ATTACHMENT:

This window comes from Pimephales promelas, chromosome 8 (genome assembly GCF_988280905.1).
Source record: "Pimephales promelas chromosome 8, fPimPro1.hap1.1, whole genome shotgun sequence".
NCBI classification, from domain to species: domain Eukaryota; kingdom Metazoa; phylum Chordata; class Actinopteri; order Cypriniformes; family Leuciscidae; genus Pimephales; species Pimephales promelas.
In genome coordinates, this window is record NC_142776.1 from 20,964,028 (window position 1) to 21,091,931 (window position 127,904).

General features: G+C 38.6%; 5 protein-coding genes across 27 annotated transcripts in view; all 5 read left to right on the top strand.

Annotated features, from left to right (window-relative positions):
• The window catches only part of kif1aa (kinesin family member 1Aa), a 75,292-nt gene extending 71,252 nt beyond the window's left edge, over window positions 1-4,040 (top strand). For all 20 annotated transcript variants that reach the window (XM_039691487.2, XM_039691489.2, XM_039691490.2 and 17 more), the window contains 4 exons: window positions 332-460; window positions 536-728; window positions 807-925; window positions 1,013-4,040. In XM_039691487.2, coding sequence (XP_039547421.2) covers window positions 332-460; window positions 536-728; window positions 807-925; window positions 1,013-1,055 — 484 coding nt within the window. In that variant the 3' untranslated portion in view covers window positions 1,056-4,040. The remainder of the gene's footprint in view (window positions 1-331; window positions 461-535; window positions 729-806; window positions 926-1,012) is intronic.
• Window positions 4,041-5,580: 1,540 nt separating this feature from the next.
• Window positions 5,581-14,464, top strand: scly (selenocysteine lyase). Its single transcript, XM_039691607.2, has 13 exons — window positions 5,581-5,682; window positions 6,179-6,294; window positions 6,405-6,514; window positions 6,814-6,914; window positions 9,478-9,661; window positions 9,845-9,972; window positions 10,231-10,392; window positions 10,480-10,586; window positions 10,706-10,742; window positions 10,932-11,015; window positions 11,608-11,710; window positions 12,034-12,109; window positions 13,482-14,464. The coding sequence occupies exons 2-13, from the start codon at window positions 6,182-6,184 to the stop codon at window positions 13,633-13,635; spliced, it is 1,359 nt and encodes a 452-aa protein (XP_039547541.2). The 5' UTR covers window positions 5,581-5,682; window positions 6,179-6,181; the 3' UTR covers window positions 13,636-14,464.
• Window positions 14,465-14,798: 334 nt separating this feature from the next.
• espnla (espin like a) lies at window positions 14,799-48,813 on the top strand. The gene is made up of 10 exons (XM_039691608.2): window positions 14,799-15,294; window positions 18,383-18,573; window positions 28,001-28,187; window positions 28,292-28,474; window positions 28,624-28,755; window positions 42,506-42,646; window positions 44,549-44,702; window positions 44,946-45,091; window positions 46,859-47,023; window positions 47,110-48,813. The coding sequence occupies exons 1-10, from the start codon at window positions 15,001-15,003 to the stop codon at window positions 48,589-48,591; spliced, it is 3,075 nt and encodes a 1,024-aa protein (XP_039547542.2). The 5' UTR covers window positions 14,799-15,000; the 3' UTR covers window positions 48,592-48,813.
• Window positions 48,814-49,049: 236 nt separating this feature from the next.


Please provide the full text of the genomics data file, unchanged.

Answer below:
This window comes from Pimephales promelas, chromosome 8 (genome assembly GCF_988280905.1).
Source record: "Pimephales promelas chromosome 8, fPimPro1.hap1.1, whole genome shotgun sequence".
NCBI classification, from domain to species: domain Eukaryota; kingdom Metazoa; phylum Chordata; class Actinopteri; order Cypriniformes; family Leuciscidae; genus Pimephales; species Pimephales promelas.
In genome coordinates, this window is record NC_142776.1 from 20,964,028 (window position 1) to 21,091,931 (window position 127,904).

General features: G+C 38.6%; 5 protein-coding genes across 27 annotated transcripts in view; all 5 read left to right on the top strand.

Annotated features, from left to right (window-relative positions):
• The window catches only part of kif1aa (kinesin family member 1Aa), a 75,292-nt gene extending 71,252 nt beyond the window's left edge, over window positions 1-4,040 (top strand). For all 20 annotated transcript variants that reach the window (XM_039691487.2, XM_039691489.2, XM_039691490.2 and 17 more), the window contains 4 exons: window positions 332-460; window positions 536-728; window positions 807-925; window positions 1,013-4,040. In XM_039691487.2, coding sequence (XP_039547421.2) covers window positions 332-460; window positions 536-728; window positions 807-925; window positions 1,013-1,055 — 484 coding nt within the window. In that variant the 3' untranslated portion in view covers window positions 1,056-4,040. The remainder of the gene's footprint in view (window positions 1-331; window positions 461-535; window positions 729-806; window positions 926-1,012) is intronic.
• Window positions 4,041-5,580: 1,540 nt separating this feature from the next.
• Window positions 5,581-14,464, top strand: scly (selenocysteine lyase). Its single transcript, XM_039691607.2, has 13 exons — window positions 5,581-5,682; window positions 6,179-6,294; window positions 6,405-6,514; window positions 6,814-6,914; window positions 9,478-9,661; window positions 9,845-9,972; window positions 10,231-10,392; window positions 10,480-10,586; window positions 10,706-10,742; window positions 10,932-11,015; window positions 11,608-11,710; window positions 12,034-12,109; window positions 13,482-14,464. The coding sequence occupies exons 2-13, from the start codon at window positions 6,182-6,184 to the stop codon at window positions 13,633-13,635; spliced, it is 1,359 nt and encodes a 452-aa protein (XP_039547541.2). The 5' UTR covers window positions 5,581-5,682; window positions 6,179-6,181; the 3' UTR covers window positions 13,636-14,464.
• Window positions 14,465-14,798: 334 nt separating this feature from the next.
• espnla (espin like a) lies at window positions 14,799-48,813 on the top strand. The gene is made up of 10 exons (XM_039691608.2): window positions 14,799-15,294; window positions 18,383-18,573; window positions 28,001-28,187; window positions 28,292-28,474; window positions 28,624-28,755; window positions 42,506-42,646; window positions 44,549-44,702; window positions 44,946-45,091; window positions 46,859-47,023; window positions 47,110-48,813. The coding sequence occupies exons 1-10, from the start codon at window positions 15,001-15,003 to the stop codon at window positions 48,589-48,591; spliced, it is 3,075 nt and encodes a 1,024-aa protein (XP_039547542.2). The 5' UTR covers window positions 14,799-15,000; the 3' UTR covers window positions 48,592-48,813.
• Window positions 48,814-49,049: 236 nt separating this feature from the next.